Should nurses be able to listen to music at work? - page 6

On numerous occasions, I've observed nurses playing music from their computers. Some of them are managers, which doesn't necessarily concern me since they aren't directly caring for patients. ... Read More

  1. by   Davey Do
    Quote from OldDude
    You should try the fart CD
    OldDude has a solo on it, performing his flatulent version of "Smokin' in the Boys Room"!

    fart-cd-jpg
  2. by   mmc51264
    In a busy med/surg floor, it is impractical, If I have a few minutes to chart, I go in the doctor's room (they are usually there on the weekends) and play something softly. I think it is extremely unprofessional that people walk around with their blue tooth earbuds or regular ones. We have pts that don't like that we carry work phones! Except when I give them my # in case the call doesn't go through when they ring the bell....
    I love listening to music while I work, like school work, but it's not really doable where I work. I love the idea of having something playing in ICU.
  3. by   AJJKRN
    Now that's entertainment OldDude!

    For or whatever reason the quote function didn't work this time...
    Last edit by AJJKRN on Feb 13
  4. by   michaRN
    Well, I guess it doesn't matter. I feel relax and cool when music is on. Obviously, if the patient or relative does not like listening to then switch it off. ICU patient is sedated and they don't care, but there are studies that music stimulates patient and help in recovery.
  5. by   Hygiene Queen
    Reading these responses just kinda reinforces to me that I gotta be where the music is. That's just how my brain works. Maybe that's why I loved psych and, especially, my dementia patients.

    Anyway, just want to also say that the title of this thread bothers me a bit. "Should nurses be able to..." It sounds like we're a bunch of little kids that need permission to do anything, no matter how trivial.

    Nurses are trusted with some big-time stuff. I would expect we could allow nurses to use their good judgment as to whether they can listen to music or not.

    I mean, I'm sure Old Dude uses discretion with his fart CD...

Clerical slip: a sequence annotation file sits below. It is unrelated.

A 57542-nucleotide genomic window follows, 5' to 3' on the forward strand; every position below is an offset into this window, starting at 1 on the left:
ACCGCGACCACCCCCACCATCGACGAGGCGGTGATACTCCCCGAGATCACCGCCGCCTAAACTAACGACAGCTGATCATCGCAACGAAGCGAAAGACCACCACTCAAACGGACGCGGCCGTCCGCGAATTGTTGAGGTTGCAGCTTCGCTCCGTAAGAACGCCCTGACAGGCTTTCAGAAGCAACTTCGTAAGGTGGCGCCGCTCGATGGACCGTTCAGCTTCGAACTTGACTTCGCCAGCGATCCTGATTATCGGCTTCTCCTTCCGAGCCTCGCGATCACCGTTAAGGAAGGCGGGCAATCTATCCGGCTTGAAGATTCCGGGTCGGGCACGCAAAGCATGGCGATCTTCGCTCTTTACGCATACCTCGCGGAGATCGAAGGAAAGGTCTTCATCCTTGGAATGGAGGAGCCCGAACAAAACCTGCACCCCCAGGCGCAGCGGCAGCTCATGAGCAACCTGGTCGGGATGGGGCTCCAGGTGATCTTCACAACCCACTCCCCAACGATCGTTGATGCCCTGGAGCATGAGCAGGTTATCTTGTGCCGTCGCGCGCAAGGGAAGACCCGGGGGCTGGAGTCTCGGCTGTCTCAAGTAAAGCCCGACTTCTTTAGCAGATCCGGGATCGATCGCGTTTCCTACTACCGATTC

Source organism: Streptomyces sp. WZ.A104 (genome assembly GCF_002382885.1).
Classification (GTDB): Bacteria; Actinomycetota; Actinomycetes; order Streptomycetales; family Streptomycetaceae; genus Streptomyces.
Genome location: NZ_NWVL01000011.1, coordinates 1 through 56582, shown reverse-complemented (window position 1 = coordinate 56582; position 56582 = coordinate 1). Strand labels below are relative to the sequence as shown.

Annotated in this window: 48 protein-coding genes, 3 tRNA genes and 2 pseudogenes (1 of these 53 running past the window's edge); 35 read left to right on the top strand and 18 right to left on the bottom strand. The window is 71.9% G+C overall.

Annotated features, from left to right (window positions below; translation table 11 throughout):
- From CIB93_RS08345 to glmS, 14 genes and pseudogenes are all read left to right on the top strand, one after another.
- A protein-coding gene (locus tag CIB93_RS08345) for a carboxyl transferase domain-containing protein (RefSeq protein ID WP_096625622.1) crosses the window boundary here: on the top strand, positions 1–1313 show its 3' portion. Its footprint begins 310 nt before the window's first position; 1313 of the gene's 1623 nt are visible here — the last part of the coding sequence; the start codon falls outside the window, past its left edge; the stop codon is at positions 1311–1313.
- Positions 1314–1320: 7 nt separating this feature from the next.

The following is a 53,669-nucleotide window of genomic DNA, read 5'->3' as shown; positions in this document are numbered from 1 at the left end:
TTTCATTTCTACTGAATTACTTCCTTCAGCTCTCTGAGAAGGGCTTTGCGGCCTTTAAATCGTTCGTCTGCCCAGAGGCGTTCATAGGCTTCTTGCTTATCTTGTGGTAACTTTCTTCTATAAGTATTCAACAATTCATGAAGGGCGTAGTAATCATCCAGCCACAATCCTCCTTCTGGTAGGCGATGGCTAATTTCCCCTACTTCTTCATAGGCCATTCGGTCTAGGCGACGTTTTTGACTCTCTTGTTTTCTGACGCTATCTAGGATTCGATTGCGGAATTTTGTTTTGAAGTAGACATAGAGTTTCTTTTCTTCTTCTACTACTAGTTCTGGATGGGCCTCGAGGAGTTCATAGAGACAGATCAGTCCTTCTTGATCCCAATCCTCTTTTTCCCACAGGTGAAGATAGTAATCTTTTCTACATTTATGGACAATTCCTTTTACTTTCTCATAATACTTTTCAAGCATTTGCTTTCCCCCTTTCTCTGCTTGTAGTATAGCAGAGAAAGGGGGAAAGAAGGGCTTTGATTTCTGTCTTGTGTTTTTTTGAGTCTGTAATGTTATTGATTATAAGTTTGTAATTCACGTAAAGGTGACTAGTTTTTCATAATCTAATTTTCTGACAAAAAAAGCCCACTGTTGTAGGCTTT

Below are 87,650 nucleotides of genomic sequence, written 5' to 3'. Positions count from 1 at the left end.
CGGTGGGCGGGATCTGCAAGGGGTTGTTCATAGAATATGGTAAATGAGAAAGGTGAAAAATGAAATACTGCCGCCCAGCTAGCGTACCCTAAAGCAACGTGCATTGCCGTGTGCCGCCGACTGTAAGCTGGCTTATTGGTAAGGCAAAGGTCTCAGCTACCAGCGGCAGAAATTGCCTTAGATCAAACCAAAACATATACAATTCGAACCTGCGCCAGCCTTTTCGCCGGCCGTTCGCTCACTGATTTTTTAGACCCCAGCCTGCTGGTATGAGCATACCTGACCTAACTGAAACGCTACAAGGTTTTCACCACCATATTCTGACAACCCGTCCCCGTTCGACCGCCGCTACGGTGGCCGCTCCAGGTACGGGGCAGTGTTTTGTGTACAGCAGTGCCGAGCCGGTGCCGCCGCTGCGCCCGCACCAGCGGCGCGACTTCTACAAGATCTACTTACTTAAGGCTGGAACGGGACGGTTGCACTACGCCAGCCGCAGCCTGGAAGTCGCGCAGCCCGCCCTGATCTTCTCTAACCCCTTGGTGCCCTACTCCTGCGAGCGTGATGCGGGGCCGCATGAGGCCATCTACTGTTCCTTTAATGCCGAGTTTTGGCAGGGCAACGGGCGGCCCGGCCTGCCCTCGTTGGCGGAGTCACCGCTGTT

6. by   DoeRN
    I don't do direct care but I don't mind music being played. It relaxes me and I can concentrate more.
  7. by   NurseSpeedy
    Very quiet, very soft, kind of like ‘background' music I don't see anything wrong with. Half the time something of that variety is playing overhead anyway in the halls (I actually never noticed it until one day it seemed to be turned UP, caught my attention, and I was informed it was always playing, just this time it was loud enough for me to notice it while working).

    Louder music, especially someone's own downloaded music should be saved for areas outside the patient care areas or anywhere the family could hear it.

    The one that I find more of an issue with is the nurse wearing headphones for music when charting, oblivious to their phone ringing right next to them or their patient lights lit up like a Christmas tree. I think they may realize the code being called not from the phone or overhead blasting it, but by seeing the rush of staff and the code cart rushing by then in the hallway.
  8. by   WestCoastSunRN
    In our ICU, we play music -- if/when we can ask the patient, we play what he/she wants .... or we ask the family. Sometimes we have to guess. Sometimes it's not music but a TV station. When we have to turn it off bc it's distracting and we are trying to think, we do. There is so much dehumanization in an ICU -- both for patients and staff, music helps us remember we are human. It's never been an issue if a nurse or doc needed to turn it off. We don't rock out when we're resuscitating people. I'd wager a lot of the time the patient's taste in music is different than the nurse's. Oh well. It's about them, not us.